Case study sixteen: Willowbank

Brief Description of The Provision

Willowbank is part of the additional support needs provision in North Lanarkshire.   It is located in Coatbridge and is within easy travelling distance of most young people in the LA.. It is a non-denominational, co-educational resource providing full-time and part-time day placements for up to 50 young people of secondary age.

Content and Delivery

The school day runs from 8:30 until 3:15 (or 4:30 for pupils on programmes at mainstream school/college). Students are supported by staff throughout the day, including breaks. There is a breakfast club in the morning and the students have a fifteen minute morning break and forty-five minute lunch.   Transport arrangements are monitored carefully. Some young people have lifts, some have taxis and some use public transport, which is paid for by the school (Handbook).

Curriculum:

Pupils are offered a curriculum framework similar to that in mainstream schools. The range of courses reflects national guidance and LA priorities, including Curriculum for Excellence.

All pupils have an individualised programme. Teaching and learning approaches are varied to enhance pupil experiences. Students are encouraged to collaborate and exchange ideas, and Literacy, Numeracy, Health and Wellbeing, and IT are promoted across the curriculum. These curriculum units and teaching and learning approaches used have been selected to meet the specific needs of the young people at Willowbank.

In the first, second and third year the school follows the national scheme which is the broad general education phase. The curriculum units have been written to provide opportunities for progression, personalisation, choice and depth within this.

Curriculum for Excellence goes all the way from primary through to the end of secondary school and in 2014 was being fully embedded in the school. National four is the equivalent of the English GCSE. For some subjects the school offers all of the units needed for students to achieve a full accreditation, and in other cases they only offer some of the units needed : “we don’t have the expertise or the staff capacity to offer thirteen or fifteen curricular areas and give them all five periods. If we did do that we’d just be like any other mainstream school” (senior member of staff). The exams work according to a tariff and unit system, so students who do one unit at Willowbank could complete the other units at college. The units are internally marked and results go onto Scottish Qualifications Authority certificates which young people can then build on in the future.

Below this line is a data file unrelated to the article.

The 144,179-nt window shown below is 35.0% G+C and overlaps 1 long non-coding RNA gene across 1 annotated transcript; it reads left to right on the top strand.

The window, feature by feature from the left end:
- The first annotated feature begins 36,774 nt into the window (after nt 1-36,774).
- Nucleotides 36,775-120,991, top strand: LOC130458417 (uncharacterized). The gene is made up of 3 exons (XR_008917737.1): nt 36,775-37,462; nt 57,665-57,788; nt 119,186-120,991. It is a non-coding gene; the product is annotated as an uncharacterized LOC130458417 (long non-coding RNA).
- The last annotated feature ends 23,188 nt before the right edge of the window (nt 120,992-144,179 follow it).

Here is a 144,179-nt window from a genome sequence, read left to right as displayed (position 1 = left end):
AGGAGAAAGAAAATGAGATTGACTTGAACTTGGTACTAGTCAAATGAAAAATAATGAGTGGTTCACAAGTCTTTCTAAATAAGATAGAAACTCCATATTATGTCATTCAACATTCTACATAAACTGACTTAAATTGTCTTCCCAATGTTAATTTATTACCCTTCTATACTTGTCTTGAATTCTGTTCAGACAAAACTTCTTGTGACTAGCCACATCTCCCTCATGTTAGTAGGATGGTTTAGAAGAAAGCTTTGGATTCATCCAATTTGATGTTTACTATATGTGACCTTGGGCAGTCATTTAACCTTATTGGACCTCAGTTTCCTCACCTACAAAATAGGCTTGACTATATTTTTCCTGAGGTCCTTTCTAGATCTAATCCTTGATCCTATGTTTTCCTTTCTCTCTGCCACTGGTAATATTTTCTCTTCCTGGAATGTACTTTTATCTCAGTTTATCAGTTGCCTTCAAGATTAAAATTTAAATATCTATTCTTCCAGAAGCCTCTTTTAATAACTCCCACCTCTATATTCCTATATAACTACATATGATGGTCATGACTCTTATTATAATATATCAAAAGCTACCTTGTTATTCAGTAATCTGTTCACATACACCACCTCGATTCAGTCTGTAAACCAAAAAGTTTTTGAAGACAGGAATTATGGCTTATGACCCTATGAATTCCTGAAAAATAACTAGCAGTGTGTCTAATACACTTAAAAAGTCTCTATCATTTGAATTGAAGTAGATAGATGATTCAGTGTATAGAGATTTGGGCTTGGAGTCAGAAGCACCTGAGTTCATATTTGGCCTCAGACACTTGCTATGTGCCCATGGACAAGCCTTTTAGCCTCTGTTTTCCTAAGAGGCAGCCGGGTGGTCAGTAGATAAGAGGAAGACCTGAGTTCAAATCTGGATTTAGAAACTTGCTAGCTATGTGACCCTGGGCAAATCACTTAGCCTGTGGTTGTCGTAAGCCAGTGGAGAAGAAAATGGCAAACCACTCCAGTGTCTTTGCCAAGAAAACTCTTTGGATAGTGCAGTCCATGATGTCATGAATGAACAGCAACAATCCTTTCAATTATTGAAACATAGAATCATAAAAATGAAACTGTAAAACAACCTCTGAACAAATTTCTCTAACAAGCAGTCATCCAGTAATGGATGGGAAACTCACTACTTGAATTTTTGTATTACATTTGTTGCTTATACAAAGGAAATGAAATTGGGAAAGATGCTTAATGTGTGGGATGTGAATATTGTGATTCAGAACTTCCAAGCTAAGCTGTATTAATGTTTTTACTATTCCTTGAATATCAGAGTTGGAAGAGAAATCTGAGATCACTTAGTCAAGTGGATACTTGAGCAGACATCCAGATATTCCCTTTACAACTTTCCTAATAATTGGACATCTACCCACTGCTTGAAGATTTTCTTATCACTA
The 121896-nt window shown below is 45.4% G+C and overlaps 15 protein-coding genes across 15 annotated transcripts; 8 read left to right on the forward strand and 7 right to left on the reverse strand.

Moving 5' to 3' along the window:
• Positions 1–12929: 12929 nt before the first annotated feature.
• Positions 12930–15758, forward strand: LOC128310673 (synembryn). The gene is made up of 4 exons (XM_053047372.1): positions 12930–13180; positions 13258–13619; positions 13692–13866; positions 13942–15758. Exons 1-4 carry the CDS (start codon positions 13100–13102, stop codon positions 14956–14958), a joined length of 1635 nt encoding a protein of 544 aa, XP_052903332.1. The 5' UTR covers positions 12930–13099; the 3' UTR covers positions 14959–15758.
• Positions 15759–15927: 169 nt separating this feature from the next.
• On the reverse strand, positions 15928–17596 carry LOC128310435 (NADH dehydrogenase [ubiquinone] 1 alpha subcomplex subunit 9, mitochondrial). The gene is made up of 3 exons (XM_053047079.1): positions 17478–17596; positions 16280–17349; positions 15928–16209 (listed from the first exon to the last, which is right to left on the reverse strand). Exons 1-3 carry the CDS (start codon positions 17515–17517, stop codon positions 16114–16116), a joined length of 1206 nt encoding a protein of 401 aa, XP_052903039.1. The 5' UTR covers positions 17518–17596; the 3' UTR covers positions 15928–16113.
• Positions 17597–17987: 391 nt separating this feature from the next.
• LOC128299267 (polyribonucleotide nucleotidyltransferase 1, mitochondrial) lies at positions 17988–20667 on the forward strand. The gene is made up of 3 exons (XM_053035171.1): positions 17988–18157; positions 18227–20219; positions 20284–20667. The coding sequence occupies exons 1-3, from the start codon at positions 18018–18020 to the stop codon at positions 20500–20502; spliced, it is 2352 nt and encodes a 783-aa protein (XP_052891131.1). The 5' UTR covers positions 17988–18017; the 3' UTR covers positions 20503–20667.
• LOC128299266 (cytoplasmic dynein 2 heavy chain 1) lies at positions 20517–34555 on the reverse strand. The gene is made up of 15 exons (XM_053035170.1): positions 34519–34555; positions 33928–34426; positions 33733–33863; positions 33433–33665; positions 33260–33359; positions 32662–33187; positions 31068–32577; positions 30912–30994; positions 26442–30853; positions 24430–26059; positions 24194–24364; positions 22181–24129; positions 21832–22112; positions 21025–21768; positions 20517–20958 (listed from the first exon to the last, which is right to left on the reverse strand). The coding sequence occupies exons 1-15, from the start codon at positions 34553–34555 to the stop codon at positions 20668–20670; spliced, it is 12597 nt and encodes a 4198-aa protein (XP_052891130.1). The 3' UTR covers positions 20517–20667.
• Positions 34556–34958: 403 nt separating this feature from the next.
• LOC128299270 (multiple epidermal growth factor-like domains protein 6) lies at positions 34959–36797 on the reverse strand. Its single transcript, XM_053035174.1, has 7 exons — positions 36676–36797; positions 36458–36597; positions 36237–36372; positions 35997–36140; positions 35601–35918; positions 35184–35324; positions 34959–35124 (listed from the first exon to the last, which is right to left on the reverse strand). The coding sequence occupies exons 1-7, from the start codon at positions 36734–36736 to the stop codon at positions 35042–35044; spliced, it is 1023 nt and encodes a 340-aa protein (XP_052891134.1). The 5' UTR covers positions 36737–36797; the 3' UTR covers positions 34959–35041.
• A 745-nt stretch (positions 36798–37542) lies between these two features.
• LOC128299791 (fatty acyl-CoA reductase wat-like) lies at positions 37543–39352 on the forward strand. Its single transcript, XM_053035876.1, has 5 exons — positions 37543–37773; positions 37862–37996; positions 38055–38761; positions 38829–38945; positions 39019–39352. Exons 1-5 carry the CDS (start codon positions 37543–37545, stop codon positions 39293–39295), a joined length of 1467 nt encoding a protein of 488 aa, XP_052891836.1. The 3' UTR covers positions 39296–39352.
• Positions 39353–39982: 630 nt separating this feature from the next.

This core curriculum is enhanced by social and academic opportunities in local secondary schools, FE colleges and training providers. From the fourth year[1] onwards students tend to have a lot more interventions out in the community, which are part of Expanded Learning Opportunities (ELO)[2], in partnership with Skills Development Scotland.[3] Willowbank have a seconded worker from SDS who is based in the provision and coordinates a lot of the programmes with colleges and providers.

Certification:

Course are offered through the National Qualifications framework allowing “all pupils to fit comfortably into the curriculum structure as soon as they start school” (provision handbook). and that pupils can work at their own level, but towards recognised certification.

Willowbank offered certificated courses in the following subjects:

  • English
  • Maths
  • ICT
  • Home Economics
  • History
  • Geography
  • Modern Studies
  • Religious Moral and Philosophical Studies
  • E
  • Art
  • Science
  • Music
  • Automotive, IT/Admin, Child Care, Cosmetology, Hairdressing, Science, Fabrication and Welding (NQ Units/courses offered by FE colleges)
  • Sport & Recreation, Construction (skills for Work units/courses) offered by FE colleges and partner agencies
  • Hospitality and Car Mechanics (City and Guilds) offered by Training Providers.

SQA courses and units start at National 2 level and progress to National 5 level. Assessment is ongoing and focuses on academic performance, social and emotional development and pupil effort to meet school expectations. Homework is given on a weekly basis.

The Willowbank School buys in music instructors and has a horticultural programme with an outside provider.

Personal Achievement: Various experiential activities are open to students including photography, residential trips and young people can be entered for achievement awards such as ASDAN[4], Youth Achievement[5] and Dynamic Youth[6]. Through this the young people are challenged to develop new skills and to focus on their personal and social development.